by Greg Alms
Don’t miss the season of Epiphany! Epiphany is season of light but is squeezed between Christmas and Lent. The message of this season ought to shine brightly for it teaches an important topic: the mission of the church. It progresses from bright star guiding the Magi to the shining dove at the Baptism of Jesus to the glory of the Transfiguration. The structure of the season proclaims the mission of God’s people.
The story of the Magi is that of distant people coming to Christ. The light draws the wise men from far off to worship Him. The Church calls people who are isolated from God to come. But the invitation is not to some idea or theory
but to “God in man made manifest” (LSB 394). The Church’s mission is to call sinners to communion with the life-giving flesh of Christ.
The first Sunday after the Epiphany takes us to the waters of the Jordan. There John baptized Jesus, who numbers Himself among sinners. The bright dove, the Holy Spirit, points out Christ in the water. Outreach to the world and into the Church points to the same water. Those whom the mission calls to join Christ and His Church are called to the light of Christ in Baptism.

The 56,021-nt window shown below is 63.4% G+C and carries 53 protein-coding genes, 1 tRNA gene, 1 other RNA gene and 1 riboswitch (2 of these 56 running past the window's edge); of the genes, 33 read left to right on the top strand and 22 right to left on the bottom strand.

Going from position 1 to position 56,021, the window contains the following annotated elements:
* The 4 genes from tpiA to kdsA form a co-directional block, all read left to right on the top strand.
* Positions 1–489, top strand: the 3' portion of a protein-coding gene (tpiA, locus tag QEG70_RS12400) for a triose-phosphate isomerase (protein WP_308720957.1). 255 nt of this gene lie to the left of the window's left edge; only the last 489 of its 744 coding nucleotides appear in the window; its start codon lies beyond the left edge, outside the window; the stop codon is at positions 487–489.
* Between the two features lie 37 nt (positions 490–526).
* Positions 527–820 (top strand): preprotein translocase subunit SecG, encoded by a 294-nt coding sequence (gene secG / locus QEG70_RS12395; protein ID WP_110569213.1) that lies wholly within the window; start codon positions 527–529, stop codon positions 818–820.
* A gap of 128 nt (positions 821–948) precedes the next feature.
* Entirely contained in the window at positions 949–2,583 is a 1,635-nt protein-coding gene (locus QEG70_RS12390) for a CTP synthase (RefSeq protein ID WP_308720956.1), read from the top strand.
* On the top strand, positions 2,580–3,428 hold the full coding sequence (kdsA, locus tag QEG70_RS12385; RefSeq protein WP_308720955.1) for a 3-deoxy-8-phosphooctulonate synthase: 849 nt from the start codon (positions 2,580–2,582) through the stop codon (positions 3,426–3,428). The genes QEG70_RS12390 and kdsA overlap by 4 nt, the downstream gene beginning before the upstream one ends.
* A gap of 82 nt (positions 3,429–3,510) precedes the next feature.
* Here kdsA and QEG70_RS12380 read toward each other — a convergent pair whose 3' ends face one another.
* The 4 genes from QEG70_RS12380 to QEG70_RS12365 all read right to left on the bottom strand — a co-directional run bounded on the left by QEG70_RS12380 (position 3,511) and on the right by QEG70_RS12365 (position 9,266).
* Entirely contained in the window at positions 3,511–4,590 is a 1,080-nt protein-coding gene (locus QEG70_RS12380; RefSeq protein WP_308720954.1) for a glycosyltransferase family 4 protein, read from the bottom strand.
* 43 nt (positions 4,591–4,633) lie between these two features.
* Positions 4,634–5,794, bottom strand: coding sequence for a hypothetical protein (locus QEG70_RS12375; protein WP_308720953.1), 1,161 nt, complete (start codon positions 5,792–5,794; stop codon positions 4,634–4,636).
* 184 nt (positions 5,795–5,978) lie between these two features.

The remaining Sundays of Epiphany focus on the ministry of Jesus. He is the light of the world. He preaches. He prays. He heals those afflicted by Satan. In other words, He does mission work. The Church does also. Jesus also calls us the light of the world. The mission of the Church is like Jesus’ ministry: long and patient. The Church’s mission is not to simply bring in as many as we can through the front door. It is to keep shining the light of Christ through His word, season after season, so that those living in darkness may continue to see the great light.
The finale of the Epiphany season is the Transfiguration. God in flesh is at the center but now not Magi but the glorified saints of old and the trembling disciples surround Christ. The light that pointed to Jesus at His Baptism now shines through Him. This is the goal of the Church’s work: to bring people into God’s presence for eternity. The light of Transfiguration shows us how important the Church’s work really is. The mission of the Church is aimed at that divine joy.